Sam Kemp


Time had not come

…to Oscar Buckland’s birthday
but remained on the windowsill
of last winter, like a stone
skimmed halfway across a frozen lake.

…to the hay curled in grains
and fidgeting with dreams
of tall lineages, great uncles standing
in ranks of country militia.

…to the door left open for midnight
which disperses like perfume
in a memory
waiting to be seated.

…to the ice on the front steps
pinning down balls of air
and stalking Oscar’s ankles,
like a reluctant house cat.

…to a mother’s groans
as she splits soft oak
in the woods behind Oscar’s house,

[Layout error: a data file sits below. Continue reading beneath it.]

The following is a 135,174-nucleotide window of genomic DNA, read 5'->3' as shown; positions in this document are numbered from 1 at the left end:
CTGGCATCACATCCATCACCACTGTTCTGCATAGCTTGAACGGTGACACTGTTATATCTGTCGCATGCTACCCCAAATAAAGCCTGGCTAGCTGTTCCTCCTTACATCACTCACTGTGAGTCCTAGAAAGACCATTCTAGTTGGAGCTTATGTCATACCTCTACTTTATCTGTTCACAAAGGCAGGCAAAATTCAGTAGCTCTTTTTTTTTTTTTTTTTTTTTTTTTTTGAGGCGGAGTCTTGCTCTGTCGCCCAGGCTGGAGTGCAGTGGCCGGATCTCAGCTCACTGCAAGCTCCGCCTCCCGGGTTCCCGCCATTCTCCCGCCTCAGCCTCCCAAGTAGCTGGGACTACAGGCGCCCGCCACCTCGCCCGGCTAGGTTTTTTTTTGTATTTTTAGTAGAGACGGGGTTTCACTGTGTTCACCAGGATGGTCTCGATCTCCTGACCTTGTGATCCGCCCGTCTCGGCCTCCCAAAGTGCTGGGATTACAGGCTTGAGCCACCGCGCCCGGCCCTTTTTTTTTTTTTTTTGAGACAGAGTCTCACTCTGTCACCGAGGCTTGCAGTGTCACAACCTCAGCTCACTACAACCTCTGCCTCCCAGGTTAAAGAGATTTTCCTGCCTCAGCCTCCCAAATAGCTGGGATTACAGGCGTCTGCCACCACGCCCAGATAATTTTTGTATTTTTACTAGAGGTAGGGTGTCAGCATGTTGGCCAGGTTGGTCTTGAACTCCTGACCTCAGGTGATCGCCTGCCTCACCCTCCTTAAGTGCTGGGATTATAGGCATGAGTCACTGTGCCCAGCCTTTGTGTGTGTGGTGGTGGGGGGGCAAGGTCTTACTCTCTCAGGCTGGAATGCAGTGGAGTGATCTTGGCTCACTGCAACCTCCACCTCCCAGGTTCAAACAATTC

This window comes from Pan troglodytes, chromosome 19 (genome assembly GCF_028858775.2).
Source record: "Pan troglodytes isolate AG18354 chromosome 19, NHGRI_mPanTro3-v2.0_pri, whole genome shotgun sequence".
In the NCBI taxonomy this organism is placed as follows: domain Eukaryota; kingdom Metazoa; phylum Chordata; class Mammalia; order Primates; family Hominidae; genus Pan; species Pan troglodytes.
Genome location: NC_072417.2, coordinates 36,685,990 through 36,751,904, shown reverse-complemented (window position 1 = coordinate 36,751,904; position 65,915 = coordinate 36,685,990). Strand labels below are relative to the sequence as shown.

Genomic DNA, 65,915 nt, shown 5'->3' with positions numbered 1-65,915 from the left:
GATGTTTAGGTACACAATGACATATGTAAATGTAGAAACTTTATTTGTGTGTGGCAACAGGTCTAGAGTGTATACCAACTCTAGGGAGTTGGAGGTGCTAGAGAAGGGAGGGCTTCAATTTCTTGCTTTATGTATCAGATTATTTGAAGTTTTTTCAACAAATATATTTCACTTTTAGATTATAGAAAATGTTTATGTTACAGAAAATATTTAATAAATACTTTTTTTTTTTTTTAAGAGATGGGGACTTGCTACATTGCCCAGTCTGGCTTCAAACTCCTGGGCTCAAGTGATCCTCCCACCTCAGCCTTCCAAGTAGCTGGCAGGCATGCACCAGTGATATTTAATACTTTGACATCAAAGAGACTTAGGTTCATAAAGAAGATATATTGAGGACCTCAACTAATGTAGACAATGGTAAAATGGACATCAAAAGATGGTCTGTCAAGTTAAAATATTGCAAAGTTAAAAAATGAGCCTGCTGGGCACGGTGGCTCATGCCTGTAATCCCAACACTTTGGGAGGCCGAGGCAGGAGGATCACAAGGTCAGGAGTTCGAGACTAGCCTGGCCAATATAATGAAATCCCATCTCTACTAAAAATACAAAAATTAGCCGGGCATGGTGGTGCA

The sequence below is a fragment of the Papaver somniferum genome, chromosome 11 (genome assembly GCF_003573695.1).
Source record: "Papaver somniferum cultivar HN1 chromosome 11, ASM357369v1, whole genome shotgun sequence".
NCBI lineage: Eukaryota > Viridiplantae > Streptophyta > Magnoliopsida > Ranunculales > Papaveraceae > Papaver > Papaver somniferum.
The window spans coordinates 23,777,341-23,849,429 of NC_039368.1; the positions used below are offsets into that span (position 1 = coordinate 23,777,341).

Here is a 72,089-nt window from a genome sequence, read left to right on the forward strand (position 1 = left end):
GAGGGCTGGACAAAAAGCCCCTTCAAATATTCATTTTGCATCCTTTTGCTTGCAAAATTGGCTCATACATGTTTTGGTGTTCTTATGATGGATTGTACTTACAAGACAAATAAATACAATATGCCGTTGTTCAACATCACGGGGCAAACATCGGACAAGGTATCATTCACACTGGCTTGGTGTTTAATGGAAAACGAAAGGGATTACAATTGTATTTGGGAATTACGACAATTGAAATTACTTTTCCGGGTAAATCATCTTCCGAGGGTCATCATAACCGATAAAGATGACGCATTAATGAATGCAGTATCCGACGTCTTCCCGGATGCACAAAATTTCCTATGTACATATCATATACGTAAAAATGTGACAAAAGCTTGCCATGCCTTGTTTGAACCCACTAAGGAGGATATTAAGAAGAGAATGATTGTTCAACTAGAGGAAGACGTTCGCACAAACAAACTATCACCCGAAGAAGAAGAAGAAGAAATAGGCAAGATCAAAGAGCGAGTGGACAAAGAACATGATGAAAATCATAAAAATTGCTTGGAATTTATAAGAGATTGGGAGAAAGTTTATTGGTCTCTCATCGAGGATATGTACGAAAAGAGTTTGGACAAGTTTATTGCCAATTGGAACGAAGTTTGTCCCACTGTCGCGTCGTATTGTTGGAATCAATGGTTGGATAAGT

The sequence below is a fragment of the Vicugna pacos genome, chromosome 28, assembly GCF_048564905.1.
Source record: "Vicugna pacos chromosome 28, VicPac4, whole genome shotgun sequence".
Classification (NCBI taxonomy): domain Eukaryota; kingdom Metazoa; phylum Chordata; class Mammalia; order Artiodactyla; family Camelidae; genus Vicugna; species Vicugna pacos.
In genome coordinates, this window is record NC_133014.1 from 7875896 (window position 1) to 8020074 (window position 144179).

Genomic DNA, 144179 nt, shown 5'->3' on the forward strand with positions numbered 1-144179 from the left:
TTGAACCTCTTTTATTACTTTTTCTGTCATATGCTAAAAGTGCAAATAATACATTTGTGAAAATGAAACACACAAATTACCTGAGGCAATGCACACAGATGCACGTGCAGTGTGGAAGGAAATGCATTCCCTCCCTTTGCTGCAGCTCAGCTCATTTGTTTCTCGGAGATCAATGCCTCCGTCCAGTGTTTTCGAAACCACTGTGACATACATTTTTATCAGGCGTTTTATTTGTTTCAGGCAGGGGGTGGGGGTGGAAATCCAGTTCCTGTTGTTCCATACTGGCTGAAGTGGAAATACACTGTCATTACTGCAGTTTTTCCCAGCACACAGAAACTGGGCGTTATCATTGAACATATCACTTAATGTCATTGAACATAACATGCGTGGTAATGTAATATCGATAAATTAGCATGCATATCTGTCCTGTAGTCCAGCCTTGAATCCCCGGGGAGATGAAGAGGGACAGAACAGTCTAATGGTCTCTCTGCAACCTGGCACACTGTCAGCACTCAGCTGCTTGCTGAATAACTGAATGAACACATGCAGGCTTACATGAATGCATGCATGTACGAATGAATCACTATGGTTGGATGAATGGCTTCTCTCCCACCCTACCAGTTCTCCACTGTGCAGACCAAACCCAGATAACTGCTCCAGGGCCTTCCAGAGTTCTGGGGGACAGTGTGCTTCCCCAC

pausing to breastfeed a baby.

…to the father
that writes from battle
stained France at the end
of the lane, miles from the front.

…to the knees of grandparents
the original mountains
miles from the stone floor
and shrouded in knitwear.

…to the new year’s snow on the barn
he burnt down with a kick
of an oil lamp. Sunset in the East
caught in streetlights overhead.

…to the white belly of a wedding
night and the slow descent of clothes
that slip down the moonlight
and crumple by Oscar’s feet.

…to the wife that carries tea
and calls his name
over the moorland, opening
with every step and shiver of his gown.


Sam Kemp  a graduate of the University of Gloucestershire’s Creative and Critical Writing MA programme, where he focused on trickster elements in Don Paterson’s Rain. His previous publications include Dreamweaver, Envoi and Angle.

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